# GNU octave's mean function

K guys: What is the mean of {1, 2, 3} 2 right? Apparently not:

``````octave:50> B = [1, 2, 3]
B =

1   2   3

octave:51> mean(B)
ans =

0.42478
0.55752
0.73451

octave:52> B = [1;2;3]
B =

1
2
3

octave:53> mean(B)
ans =

0.42478
0.55752
0.73451
``````

Do I just not know what a mean is?

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I suppose you've overridden `mean`? –  Tim Nov 28 '12 at 3:22

You are probably using a different `mean` function than the default defined in Octave. I have tried your code and get `2` as an answer. To determine this, enter the following command at the octave prompt

``````which mean
``````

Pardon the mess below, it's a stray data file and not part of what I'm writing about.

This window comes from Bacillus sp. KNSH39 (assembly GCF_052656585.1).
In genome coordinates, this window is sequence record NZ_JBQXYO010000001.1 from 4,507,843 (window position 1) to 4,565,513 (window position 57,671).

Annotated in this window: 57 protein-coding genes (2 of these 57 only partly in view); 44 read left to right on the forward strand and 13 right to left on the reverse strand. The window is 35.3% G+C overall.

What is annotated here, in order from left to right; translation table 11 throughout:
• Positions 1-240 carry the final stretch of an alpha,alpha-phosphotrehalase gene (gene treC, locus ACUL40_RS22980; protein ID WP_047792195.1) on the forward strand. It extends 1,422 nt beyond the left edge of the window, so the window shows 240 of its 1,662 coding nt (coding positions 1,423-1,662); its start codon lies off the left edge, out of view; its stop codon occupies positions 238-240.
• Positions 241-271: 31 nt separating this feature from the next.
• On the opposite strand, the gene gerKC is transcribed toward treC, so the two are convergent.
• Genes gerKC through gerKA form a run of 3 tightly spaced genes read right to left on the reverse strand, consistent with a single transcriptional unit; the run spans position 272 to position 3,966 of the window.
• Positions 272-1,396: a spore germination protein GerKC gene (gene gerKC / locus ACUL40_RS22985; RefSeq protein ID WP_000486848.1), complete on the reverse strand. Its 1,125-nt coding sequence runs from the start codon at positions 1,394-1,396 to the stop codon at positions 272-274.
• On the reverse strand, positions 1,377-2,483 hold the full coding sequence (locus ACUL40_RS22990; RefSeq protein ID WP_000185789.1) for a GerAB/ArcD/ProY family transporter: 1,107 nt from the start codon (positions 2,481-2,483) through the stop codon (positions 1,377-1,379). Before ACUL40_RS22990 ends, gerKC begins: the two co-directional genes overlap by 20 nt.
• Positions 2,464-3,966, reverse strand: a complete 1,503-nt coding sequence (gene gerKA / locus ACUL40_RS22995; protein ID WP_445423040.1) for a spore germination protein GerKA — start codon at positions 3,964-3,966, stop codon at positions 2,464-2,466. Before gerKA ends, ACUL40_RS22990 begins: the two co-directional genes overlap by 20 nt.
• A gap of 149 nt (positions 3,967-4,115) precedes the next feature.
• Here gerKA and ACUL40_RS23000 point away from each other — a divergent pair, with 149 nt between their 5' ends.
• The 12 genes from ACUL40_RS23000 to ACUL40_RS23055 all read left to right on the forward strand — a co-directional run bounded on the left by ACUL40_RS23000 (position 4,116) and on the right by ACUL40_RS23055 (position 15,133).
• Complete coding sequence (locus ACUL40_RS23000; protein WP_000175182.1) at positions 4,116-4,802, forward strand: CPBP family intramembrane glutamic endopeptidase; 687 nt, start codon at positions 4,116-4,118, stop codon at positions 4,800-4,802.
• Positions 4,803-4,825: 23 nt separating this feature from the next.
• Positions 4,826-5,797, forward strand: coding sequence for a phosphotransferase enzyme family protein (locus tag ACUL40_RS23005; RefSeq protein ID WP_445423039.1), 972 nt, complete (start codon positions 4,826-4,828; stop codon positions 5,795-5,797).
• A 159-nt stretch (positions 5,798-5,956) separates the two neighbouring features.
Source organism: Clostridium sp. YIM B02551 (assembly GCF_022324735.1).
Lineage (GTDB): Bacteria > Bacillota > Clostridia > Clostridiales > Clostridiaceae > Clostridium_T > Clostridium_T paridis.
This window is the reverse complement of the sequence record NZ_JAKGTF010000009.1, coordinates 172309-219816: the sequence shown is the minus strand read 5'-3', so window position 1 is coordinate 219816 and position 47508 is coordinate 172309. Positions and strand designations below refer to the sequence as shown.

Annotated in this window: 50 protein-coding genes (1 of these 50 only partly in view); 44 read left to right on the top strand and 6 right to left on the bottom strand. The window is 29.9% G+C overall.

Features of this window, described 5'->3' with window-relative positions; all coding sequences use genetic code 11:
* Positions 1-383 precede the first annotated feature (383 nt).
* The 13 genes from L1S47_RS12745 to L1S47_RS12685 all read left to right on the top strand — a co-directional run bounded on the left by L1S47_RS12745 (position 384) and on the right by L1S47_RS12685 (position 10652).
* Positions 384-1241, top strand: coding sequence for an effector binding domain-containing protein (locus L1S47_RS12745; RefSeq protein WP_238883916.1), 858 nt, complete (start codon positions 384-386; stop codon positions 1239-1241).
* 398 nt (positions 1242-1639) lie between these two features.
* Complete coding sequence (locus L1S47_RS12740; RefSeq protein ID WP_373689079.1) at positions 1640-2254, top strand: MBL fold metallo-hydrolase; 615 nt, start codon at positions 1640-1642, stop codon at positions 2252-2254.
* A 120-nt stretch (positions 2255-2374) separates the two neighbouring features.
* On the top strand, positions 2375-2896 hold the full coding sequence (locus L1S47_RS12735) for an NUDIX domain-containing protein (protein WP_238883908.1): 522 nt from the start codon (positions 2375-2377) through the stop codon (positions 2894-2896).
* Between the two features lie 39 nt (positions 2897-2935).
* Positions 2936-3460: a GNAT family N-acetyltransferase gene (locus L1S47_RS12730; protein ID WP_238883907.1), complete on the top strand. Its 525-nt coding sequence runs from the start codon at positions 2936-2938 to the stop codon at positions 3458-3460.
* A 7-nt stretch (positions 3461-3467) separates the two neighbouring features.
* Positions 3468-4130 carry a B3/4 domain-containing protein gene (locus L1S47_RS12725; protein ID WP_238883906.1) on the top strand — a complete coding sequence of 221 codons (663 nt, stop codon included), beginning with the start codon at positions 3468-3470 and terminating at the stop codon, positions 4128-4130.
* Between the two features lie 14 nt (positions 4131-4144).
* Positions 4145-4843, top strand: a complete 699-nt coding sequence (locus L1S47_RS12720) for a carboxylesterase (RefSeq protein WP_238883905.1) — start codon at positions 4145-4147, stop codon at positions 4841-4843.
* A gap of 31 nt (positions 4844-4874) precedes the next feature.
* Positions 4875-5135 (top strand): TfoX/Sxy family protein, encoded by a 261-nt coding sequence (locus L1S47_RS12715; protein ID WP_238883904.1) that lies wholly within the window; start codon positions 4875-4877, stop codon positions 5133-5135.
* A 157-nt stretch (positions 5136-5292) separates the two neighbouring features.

This is my output

```````mean' is a function from the file /usr/share/octave/3.4.3/m/statistics/base/mean.m
``````

If I define `mean` by entering the following code

``````function retval = mean (v)
retval = v / e;
endfunction
``````

I get a different answer for `mean(B)` when `B = [1, 2, 3]`

``````ans =

0.36788   0.73576   1.10364
``````

If I enter the command `which mean` I now get this

```````mean' is a command-line function
``````
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